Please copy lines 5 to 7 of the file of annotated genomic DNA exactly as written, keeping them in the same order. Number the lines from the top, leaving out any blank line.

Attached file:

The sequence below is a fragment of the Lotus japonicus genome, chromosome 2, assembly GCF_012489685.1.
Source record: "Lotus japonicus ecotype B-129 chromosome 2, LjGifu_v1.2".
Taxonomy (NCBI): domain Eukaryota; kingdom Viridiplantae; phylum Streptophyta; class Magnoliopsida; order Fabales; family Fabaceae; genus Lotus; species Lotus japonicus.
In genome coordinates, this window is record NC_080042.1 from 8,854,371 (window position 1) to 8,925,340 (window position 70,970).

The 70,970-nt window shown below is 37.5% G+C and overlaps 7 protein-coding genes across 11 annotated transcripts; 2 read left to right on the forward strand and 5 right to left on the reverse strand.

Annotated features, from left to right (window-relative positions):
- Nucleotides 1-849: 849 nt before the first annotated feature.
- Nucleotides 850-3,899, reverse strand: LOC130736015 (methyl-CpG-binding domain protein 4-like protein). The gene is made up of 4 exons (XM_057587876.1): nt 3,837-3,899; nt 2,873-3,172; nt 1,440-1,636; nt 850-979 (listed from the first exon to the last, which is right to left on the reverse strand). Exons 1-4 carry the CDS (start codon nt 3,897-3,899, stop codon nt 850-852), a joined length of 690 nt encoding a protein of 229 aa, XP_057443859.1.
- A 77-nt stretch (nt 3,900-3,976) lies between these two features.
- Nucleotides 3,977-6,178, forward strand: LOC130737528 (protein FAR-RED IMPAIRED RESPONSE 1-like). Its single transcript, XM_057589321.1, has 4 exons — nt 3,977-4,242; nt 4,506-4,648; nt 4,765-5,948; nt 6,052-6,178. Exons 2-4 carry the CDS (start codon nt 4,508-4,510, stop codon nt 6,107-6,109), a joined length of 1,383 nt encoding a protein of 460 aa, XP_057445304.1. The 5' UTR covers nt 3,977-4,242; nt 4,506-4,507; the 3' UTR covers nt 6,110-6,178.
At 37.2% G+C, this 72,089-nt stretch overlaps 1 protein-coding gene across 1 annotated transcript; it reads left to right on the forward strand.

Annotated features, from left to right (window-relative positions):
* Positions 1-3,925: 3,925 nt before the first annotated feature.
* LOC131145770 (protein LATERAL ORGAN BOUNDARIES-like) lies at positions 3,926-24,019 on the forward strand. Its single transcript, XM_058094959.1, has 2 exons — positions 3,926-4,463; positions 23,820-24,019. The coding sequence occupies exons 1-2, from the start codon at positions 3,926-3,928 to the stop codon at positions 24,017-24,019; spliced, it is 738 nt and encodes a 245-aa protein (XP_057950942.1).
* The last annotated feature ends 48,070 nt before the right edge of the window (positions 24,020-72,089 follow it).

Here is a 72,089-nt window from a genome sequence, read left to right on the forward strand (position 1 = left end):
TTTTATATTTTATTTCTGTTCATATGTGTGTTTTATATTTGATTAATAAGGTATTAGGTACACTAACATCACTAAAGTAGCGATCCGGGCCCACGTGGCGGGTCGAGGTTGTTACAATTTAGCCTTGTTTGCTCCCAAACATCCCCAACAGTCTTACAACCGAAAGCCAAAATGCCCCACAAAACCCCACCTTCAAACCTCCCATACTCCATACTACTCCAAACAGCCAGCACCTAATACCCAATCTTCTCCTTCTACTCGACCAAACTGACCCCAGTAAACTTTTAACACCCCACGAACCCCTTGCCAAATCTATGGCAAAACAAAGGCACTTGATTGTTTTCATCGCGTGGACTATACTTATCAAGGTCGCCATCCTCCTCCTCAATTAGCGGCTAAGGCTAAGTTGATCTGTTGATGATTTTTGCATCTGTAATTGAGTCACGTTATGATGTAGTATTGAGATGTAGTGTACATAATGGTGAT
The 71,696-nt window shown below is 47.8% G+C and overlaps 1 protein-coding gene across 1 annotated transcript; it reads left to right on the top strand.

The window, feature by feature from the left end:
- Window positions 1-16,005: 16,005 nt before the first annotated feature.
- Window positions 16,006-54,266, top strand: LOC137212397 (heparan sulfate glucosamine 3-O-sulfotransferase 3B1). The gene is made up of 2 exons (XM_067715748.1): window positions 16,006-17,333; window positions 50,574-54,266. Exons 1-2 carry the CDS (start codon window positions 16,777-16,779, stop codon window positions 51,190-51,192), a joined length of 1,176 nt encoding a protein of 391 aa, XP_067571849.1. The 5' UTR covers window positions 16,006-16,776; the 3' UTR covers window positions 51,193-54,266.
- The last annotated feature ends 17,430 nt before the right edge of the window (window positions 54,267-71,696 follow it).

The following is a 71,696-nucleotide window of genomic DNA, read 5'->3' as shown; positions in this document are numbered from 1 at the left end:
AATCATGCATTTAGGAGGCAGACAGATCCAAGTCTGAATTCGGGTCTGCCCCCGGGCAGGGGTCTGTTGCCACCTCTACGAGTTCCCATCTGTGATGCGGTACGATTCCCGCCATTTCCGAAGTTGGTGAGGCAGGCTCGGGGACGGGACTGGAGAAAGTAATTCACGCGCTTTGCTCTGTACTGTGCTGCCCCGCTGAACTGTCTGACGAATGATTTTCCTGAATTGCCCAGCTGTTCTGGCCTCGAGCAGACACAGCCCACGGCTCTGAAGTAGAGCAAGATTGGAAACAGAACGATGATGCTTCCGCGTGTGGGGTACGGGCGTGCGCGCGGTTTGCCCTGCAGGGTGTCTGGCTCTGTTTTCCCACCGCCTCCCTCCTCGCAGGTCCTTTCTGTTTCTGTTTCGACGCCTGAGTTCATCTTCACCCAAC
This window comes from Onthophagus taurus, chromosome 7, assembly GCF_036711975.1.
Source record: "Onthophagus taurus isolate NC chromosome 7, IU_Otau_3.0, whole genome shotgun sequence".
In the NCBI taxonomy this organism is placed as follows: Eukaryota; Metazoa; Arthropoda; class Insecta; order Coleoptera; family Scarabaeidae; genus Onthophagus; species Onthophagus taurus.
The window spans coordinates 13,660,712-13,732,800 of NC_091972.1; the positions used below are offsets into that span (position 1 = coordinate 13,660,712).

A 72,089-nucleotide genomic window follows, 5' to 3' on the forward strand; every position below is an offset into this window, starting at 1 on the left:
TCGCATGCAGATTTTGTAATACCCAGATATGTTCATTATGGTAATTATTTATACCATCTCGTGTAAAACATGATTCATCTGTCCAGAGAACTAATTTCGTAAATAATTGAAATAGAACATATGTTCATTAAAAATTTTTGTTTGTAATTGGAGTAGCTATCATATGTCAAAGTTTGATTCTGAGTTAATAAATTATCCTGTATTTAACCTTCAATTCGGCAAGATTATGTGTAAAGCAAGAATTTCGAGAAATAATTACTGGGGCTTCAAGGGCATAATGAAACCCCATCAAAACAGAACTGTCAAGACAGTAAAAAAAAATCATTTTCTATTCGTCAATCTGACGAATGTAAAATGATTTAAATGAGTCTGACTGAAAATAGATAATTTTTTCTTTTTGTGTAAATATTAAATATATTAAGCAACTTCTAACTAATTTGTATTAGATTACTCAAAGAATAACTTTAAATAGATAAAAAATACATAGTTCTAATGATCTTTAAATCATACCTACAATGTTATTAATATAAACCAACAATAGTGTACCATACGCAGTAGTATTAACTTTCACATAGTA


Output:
The 70,970-nt window shown below is 37.5% G+C and overlaps 7 protein-coding genes across 11 annotated transcripts; 2 read left to right on the forward strand and 5 right to left on the reverse strand.

Annotated features, from left to right (window-relative positions):
- Nucleotides 1-849: 849 nt before the first annotated feature.